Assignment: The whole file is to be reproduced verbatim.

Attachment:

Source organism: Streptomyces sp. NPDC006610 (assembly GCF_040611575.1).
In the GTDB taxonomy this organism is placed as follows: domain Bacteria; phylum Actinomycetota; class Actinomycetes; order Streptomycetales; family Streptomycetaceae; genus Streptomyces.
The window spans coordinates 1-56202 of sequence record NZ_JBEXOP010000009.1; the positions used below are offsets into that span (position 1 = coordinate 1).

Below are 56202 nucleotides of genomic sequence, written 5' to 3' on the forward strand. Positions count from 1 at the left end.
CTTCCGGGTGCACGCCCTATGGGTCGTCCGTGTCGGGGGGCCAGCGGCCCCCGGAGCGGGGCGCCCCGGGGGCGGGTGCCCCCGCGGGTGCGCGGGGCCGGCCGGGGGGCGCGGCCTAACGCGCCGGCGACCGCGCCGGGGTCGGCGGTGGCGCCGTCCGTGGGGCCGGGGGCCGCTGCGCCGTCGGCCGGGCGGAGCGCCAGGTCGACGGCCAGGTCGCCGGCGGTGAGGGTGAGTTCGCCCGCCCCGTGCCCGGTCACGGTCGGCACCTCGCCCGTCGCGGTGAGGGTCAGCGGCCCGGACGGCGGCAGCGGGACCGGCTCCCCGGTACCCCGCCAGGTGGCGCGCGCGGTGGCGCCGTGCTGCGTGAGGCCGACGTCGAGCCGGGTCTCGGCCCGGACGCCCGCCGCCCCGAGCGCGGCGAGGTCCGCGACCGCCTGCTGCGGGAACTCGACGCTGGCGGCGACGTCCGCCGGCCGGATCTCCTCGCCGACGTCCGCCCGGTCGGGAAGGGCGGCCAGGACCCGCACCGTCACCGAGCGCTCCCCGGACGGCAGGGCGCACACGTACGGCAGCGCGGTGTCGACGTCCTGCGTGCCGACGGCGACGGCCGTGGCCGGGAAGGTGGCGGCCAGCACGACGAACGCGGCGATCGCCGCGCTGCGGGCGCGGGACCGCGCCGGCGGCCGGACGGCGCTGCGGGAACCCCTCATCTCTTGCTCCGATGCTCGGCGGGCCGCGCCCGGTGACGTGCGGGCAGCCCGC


Source organism: Streptomyces sp. NPDC006610 (assembly GCF_040611575.1).
In the GTDB taxonomy this organism is placed as follows: domain Bacteria; phylum Actinomycetota; class Actinomycetes; order Streptomycetales; family Streptomycetaceae; genus Streptomyces.
The window spans coordinates 1-56202 of sequence record NZ_JBEXOP010000009.1; the positions used below are offsets into that span (position 1 = coordinate 1).

Below are 56202 nucleotides of genomic sequence, written 5' to 3' on the forward strand. Positions count from 1 at the left end.
CTTCCGGGTGCACGCCCTATGGGTCGTCCGTGTCGGGGGGCCAGCGGCCCCCGGAGCGGGGCGCCCCGGGGGCGGGTGCCCCCGCGGGTGCGCGGGGCCGGCCGGGGGGCGCGGCCTAACGCGCCGGCGACCGCGCCGGGGTCGGCGGTGGCGCCGTCCGTGGGGCCGGGGGCCGCTGCGCCGTCGGCCGGGCGGAGCGCCAGGTCGACGGCCAGGTCGCCGGCGGTGAGGGTGAGTTCGCCCGCCCCGTGCCCGGTCACGGTCGGCACCTCGCCCGTCGCGGTGAGGGTCAGCGGCCCGGACGGCGGCAGCGGGACCGGCTCCCCGGTACCCCGCCAGGTGGCGCGCGCGGTGGCGCCGTGCTGCGTGAGGCCGACGTCGAGCCGGGTCTCGGCCCGGACGCCCGCCGCCCCGAGCGCGGCGAGGTCCGCGACCGCCTGCTGCGGGAACTCGACGCTGGCGGCGACGTCCGCCGGCCGGATCTCCTCGCCGACGTCCGCCCGGTCGGGAAGGGCGGCCAGGACCCGCACCGTCACCGAGCGCTCCCCGGACGGCAGGGCGCACACGTACGGCAGCGCGGTGTCGACGTCCTGCGTGCCGACGGCGACGGCCGTGGCCGGGAAGGTGGCGGCCAGCACGACGAACGCGGCGATCGCCGCGCTGCGGGCGCGGGACCGCGCCGGCGGCCGGACGGCGCTGCGGGAACCCCTCATCTCTTGCTCCGATGCTCGGCGGGCCGCGCCCGGTGACGTGCGGGCAGCCCGC